10 Ways to Bargain Like a Professional Negotiator (i.e. Auntie Level)

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Bargaining professionally is an important skill, and it’s not limited to just aunties. You will need to apply it when you go to wet markets, night markets, or just any kind of markets. And that’s not all.

You will also use it at the workplace because how are you going to ask for better pay or budgets if you can’t bargain like a true professional?

If are facing problems in this area, then this is the article you shouldn’t miss.

1. Don’t look enthusiastic

If the seller knows you really want the item in his stall, you’ve lost. There’s no way you are gonna get what you want at your desired price.

The same goes to when you’re negotiating for something in a formal occasion. If you look like you really want the business deal or budget, then the other negotiator will gain the upper hand. This is because he knows you’ll accept whatever is given because you are hungry for the deal.

In other words, don’t look needy. Look like a boss instead.

2. Shop around, look around

Did something catch your eye? Warning: Don’t dive into it!

Take a walk around the bazaar or market and compare the prices of the same item. After doing your “market research”, haggle away!

If the seller knows you have done your research, chances are he will give you what you want. This is what we call an “informed decision”, eh?

3. Hold your horses

Time waits for no one and the seller knows this idea very well. There are so many people touring the area and by focusing on you alone, he could be losing business.

So be chill and let the seller realize you are not in a hurry. In a bid to close the deal, he may give you what you want at your desired price. Who knows?

4. Find out if bargaining/negotiating is the norm

If bargaining is frowned upon at the place you are at, then no matter how good you are at bargaining, you will not get the item at your favoured price. I mean, are you going to a supermarket and tell the cashier that you’ve a budget?

Peter Tay meets a Genie who helps him wipe off three of his past mistakes. You won’t have expected what he wished for for his third wish. Watch it here:

Same goes for the company you intend to negotiate with. If the company uses a top-down management approach, then your negotiation skills will not come in handy. Don’t waste your time; go back to #2 instead.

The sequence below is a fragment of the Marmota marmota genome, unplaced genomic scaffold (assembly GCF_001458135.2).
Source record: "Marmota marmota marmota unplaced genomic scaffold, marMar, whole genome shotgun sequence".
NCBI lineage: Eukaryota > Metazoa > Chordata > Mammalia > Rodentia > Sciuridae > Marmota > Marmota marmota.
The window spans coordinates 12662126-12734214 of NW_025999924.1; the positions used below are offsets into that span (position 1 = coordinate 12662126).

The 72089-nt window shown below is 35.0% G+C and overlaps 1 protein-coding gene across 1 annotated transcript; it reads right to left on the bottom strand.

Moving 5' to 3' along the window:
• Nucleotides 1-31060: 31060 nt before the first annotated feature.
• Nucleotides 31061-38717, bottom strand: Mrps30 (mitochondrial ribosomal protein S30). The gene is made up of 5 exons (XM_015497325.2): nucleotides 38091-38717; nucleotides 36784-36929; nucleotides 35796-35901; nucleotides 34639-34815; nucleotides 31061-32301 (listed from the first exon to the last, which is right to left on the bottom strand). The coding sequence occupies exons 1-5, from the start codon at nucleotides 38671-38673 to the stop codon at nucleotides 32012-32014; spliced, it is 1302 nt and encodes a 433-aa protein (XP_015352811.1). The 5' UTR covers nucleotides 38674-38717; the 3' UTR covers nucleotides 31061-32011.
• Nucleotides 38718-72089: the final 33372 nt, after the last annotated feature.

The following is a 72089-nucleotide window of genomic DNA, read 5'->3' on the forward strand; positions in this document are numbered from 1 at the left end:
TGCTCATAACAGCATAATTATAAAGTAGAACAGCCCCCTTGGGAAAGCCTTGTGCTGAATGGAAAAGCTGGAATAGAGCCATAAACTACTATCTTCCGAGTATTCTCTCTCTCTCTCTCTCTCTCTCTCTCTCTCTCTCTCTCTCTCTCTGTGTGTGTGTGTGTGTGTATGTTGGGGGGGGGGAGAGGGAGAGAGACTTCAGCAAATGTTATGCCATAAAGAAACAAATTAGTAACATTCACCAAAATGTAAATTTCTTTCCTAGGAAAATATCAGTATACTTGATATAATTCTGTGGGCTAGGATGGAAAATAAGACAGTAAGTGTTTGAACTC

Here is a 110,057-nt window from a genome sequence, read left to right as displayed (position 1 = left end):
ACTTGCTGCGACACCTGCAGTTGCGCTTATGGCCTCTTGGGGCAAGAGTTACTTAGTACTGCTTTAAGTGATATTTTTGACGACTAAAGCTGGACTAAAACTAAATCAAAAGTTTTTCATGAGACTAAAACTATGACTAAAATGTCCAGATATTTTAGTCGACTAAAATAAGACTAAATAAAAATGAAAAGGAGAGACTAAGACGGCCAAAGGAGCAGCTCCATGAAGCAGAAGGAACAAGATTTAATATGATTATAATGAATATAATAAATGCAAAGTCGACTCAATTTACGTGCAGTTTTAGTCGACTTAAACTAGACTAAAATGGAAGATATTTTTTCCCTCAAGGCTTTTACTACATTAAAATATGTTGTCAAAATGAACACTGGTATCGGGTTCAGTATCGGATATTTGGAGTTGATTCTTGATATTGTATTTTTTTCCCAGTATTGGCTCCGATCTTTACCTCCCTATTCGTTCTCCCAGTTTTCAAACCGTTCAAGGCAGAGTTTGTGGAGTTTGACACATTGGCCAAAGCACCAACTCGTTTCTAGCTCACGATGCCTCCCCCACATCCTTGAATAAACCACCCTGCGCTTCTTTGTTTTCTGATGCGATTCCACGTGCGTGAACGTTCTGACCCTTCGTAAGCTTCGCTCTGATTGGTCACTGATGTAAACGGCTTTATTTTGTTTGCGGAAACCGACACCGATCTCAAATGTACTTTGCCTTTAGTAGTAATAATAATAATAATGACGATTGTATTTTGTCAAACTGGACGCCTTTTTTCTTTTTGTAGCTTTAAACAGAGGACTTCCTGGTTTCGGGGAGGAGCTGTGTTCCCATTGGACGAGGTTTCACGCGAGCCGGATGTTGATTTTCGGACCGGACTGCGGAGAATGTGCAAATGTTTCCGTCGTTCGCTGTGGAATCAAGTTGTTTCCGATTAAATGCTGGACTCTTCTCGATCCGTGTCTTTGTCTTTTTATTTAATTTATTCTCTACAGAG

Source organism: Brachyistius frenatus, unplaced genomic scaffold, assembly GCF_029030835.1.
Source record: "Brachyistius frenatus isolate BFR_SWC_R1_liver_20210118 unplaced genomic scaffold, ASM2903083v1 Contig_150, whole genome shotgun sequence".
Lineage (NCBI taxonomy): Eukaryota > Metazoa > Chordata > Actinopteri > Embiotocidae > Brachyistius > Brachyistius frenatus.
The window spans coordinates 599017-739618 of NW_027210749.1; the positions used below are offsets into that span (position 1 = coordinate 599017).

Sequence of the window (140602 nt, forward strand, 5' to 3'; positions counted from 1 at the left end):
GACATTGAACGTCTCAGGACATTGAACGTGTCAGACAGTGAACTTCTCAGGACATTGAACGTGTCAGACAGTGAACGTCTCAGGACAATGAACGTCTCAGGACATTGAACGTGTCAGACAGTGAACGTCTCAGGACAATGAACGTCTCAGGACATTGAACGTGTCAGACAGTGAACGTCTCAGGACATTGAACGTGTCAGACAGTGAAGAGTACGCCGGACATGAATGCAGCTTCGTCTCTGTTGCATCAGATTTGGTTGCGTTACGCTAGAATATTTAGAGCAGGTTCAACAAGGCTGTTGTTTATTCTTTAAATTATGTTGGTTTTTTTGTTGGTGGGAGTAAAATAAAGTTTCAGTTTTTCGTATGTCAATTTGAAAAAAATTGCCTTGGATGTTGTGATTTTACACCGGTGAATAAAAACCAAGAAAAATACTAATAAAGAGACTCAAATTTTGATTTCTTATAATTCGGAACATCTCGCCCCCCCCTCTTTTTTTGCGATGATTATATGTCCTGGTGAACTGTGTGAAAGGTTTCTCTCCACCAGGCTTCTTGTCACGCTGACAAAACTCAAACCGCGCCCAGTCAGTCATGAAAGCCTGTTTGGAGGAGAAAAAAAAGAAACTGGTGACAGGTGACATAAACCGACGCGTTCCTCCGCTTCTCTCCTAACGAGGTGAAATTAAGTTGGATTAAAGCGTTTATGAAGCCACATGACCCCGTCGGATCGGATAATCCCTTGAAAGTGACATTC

5. Create a win-win situation

Which seller would want to hold on to his stocks for a prolonged period? So, try not to buy just one item. Instead, get a few, and bargain away! The seller knows if the prices are favourable, you will get a couple more items and in this way, he hits his goal too.

But of course, you must pretend that you have no intention to buy the second item, and is only buying because prices are low. Yeah, mind games.

6. Do your research

Know friends who just returned from the place you are intending to go? Be sure to ask them about their experience at the bazaars and the prices they got their items for.

This way, you will know whether you are getting ripped off. Alternatively, Google first before checking your wallet. Who knows, your BFF Google might refer you to places where you can shop at lower prices!

This can be done in the workplace too; find out the culture of the company you intend to join and decide if they are open to negotiation. If they aren’t, its time to ask yourself whether they are suitable for you. Or if you’re suitable for them.

7. Shop at the right time

At times, the person attending to you may be a salesman hired by a store owner. He may have been given a quota so if you approach him when the store opens, he is more likely to sell you the item at a discounted price.

Prices of items also begin to drop by the end of the day, so try to go during closing.You might just get what you want since the merchants all want to make a fast deal before packing up.

8. Don’t rush into buying what you saw

Take a walk around the shop and scan through what they have to offer. Keep a poker face on even if you spot something you like. Remember #1?

Once you are ready to bargain, then ask the seller what the price is. Again, don’t be overly enthusiastic. I can’t stress that enough.

9. Learn to walk away

I am not asking you to walk away from a toxic relationship. I am asking you to walk away to “trick” the seller.

If the seller refuses to lower down the price, put down the item and walk slowly to the exit. The seller may run after you agreeing with your price or giving you a greater discount. OR, he may just let you leave.

It’s a bet, but its worth trying because often what can be found in Stall A can be found in Stall B too. So, if you don’t get what you want at the first stall, don’t be disheartened. Try again at the next stall.

Just don’t go back and be needy all over. You’re going to burn a hole in your wallet if you do that.

10. Don’t answer every question posed to you

Common question sellers will ask is, “What is your best price?” or “What’s your budget?” Don’t answer this question because it is a trap. You can trust me on this because I have fallen into this trap countless times.

Let me explain why. After you have stated your price, you will never be able to go below it. Instead, force the seller to state his price, and work on lowering that price.

Remember: if they don’t know a number, they’ll be desperate to come out with one that’s suitable for you…even if your budget is much higher. Try it.


Now that I have imparted my skills to you, go out there and practice it. Remember, bargaining is a skill and you will not learn it overnight. It takes time and practice makes perfect.

A final tip is to be nice and not go overboard with the prices (i.e. be a low-baller). If the merchant senses you are trying to slash his prices or is just fooling around, he will not take you seriously. Just ask anyone who’s selling anything on Carousell.